Trypsin

Share this page:
Formal name: Stool or faecal trypsin and chymotrypsin
Related tests: Trypsinogen (IRT); faecal fat

At a Glance

Why Get Tested?

To screen for cystic fibrosis and pancreatic insufficiency by evaluating pancreas function

When to Get Tested?

When you or your newborn or infant has symptoms of pancreatic insufficiency or cystic fibrosis such as persistent diarrhoea, foul-smelling bulky greasy stools, malnutrition, and vitamin deficiency

Sample Required?

A fresh stool sample, uncontaminated with urine

The Test Sample

What is being tested?

Trypsin and chymotrypsin are proteolytic enzymes. Their job is to digest protein in the small intestine. Normally, their precursors (their inactive forms: trypsinogen and chymotrypsinogen) are produced in the pancreas and transported to the small intestine.

In the small intestine, trypsinogen is activated, turned into trypsin, by an enzyme in the intestinal mucosa and then trypsin in turn activates chymotrypsinogen to chymotrypsin. Together, they form powerful chemicals responsible for breaking down the protein in food into smaller pieces called peptides. Trypsin and chymotrypsin will be detectable in the small intestine and in the stool if the pancreas is functioning normally.

In people with cystic fibrosis, mucous plugs can block the pancreatic ducts that lead into the small intestines, preventing trypsinogen and chymotrypsinogen from reaching the intestines. These mucous plugs can also block small airway passages in the lungs making one susceptible to respiratory infections and chronic pulmonary disease. It is usually the respiratory complications of cystic fibrosis that eventually proves fatal for people with this disease.

In people with pancreatic tissue damage or blockages, there may be either blocked pancreatic ducts or the cells that produce trypsinogen and chymotrypsinogen may be damaged or destroyed. Such cell damage causes pancreatic insufficiency, as not enough of the enzymes reach the small intestine to digest food properly. This is often seen in conditions such as chronic pancreatitis and pancreatic cancer.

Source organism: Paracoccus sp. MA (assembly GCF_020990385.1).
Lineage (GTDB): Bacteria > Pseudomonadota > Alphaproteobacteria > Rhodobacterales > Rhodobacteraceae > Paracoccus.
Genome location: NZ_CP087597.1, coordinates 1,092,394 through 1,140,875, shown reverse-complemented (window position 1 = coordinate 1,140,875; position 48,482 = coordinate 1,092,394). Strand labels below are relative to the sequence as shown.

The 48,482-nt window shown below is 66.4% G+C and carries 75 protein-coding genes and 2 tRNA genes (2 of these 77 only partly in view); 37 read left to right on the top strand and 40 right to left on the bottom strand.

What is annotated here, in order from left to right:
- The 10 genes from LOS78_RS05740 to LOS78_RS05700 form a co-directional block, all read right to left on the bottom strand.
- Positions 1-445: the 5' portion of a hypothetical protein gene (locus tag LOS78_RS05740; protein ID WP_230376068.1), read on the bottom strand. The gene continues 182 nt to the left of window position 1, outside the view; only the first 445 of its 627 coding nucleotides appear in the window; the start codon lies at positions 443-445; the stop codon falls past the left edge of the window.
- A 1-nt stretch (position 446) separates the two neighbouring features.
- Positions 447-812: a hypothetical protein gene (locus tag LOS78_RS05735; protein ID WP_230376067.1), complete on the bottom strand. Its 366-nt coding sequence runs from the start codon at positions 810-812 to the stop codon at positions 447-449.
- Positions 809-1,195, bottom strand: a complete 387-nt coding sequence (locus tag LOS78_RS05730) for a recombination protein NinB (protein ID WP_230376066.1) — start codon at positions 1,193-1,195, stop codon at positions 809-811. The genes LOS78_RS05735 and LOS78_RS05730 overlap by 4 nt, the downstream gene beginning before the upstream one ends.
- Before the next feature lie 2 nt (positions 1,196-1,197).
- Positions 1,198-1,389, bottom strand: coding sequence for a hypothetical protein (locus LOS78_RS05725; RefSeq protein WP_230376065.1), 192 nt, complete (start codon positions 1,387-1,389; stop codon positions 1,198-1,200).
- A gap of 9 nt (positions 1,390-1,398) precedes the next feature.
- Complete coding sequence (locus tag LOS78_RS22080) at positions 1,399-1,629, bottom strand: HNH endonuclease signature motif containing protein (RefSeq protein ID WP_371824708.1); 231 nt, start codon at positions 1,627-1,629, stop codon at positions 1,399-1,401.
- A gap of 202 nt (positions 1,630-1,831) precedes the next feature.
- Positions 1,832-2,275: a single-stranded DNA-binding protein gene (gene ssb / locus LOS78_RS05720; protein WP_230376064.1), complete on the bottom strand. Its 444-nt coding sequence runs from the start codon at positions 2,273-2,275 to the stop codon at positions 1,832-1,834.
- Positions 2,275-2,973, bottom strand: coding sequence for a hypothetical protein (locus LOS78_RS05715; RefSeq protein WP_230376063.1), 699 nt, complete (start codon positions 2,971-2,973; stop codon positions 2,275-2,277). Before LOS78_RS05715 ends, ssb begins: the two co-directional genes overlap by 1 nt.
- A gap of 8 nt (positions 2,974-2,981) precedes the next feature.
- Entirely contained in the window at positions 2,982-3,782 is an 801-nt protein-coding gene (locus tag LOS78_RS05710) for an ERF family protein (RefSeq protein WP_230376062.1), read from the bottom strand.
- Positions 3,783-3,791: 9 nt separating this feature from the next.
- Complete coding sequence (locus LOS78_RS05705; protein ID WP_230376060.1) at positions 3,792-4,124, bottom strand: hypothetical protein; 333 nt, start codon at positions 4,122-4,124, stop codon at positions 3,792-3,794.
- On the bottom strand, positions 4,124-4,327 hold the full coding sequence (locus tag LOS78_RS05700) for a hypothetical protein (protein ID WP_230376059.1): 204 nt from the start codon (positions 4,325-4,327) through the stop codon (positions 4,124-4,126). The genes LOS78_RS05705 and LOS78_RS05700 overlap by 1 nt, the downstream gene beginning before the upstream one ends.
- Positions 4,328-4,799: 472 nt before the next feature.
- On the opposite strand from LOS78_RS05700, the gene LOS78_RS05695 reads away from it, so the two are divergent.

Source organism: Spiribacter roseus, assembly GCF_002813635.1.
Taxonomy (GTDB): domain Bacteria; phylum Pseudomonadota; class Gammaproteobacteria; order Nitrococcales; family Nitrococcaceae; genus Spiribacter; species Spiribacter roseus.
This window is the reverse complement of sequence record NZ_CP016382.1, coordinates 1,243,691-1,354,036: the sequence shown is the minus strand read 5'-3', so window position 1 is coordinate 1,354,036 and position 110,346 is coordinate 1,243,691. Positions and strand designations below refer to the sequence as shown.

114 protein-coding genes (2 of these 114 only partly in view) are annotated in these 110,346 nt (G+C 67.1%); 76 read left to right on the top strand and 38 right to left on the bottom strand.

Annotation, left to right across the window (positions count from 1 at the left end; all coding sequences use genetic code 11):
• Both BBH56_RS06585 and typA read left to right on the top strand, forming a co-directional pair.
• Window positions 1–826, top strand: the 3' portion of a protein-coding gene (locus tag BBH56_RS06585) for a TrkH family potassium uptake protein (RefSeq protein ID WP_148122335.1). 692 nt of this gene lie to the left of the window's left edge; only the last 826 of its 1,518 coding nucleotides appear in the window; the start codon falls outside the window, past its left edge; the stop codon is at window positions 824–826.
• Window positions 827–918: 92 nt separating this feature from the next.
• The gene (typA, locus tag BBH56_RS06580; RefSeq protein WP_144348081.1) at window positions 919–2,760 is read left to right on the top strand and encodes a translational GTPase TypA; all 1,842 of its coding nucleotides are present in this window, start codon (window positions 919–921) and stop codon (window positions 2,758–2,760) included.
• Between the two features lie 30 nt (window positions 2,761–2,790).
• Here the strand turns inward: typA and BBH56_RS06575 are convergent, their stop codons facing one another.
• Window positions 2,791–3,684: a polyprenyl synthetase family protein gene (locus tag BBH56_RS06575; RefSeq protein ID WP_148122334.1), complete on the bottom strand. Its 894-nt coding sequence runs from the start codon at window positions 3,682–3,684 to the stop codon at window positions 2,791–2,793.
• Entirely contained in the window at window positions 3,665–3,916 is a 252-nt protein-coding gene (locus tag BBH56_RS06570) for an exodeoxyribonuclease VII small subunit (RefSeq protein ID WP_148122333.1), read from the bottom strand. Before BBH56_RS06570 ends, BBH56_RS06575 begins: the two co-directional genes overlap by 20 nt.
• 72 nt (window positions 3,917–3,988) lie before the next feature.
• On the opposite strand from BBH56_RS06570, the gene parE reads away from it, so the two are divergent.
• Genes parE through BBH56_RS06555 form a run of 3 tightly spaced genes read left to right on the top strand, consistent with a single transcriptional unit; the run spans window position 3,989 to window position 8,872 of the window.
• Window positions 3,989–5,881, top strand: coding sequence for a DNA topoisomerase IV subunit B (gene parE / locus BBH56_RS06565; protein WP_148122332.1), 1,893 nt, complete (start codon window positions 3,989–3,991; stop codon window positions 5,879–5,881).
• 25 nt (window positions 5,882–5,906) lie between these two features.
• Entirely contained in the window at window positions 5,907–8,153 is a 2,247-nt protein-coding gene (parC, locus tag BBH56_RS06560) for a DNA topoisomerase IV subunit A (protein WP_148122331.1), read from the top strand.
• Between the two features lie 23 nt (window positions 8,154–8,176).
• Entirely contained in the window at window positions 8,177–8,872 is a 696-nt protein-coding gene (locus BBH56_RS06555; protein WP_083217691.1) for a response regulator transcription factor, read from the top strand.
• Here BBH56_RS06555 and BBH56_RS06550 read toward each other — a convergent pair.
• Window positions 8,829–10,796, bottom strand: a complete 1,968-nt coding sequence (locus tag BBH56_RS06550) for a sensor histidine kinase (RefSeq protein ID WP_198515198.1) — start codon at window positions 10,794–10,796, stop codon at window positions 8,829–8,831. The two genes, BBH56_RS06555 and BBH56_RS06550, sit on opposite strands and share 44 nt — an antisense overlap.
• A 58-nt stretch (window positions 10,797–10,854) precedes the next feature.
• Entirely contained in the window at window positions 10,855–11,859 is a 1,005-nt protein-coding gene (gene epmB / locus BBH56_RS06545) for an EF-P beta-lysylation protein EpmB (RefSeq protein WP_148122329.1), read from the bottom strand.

How is the sample collected for testing?

A fresh stool sample is collected, uncontaminated with urine. For an infant, a urine collection bag (with adhesive edges that can be stuck to the baby’s skin) and a plastic-lined nappy are both used. This is to keep urine out of the stool and to keep the stool from soaking into the nappy.

The Test

Common Questions

Ask a Laboratory Scientist

* indicates a required field!



Please indicate whether you are a:   
  
  



You must provide a valid email address in order to receive a response.



| |

Article Sources

« Return to Related Pages

NOTE: This article is based on research that utilizes the sources cited here as well as the collective experience of the Lab Tests Online Editorial Review Board. This article is periodically reviewed by the Editorial Board and may be updated as a result of the review. Any new sources cited will be added to the list and distinguished from the original sources used.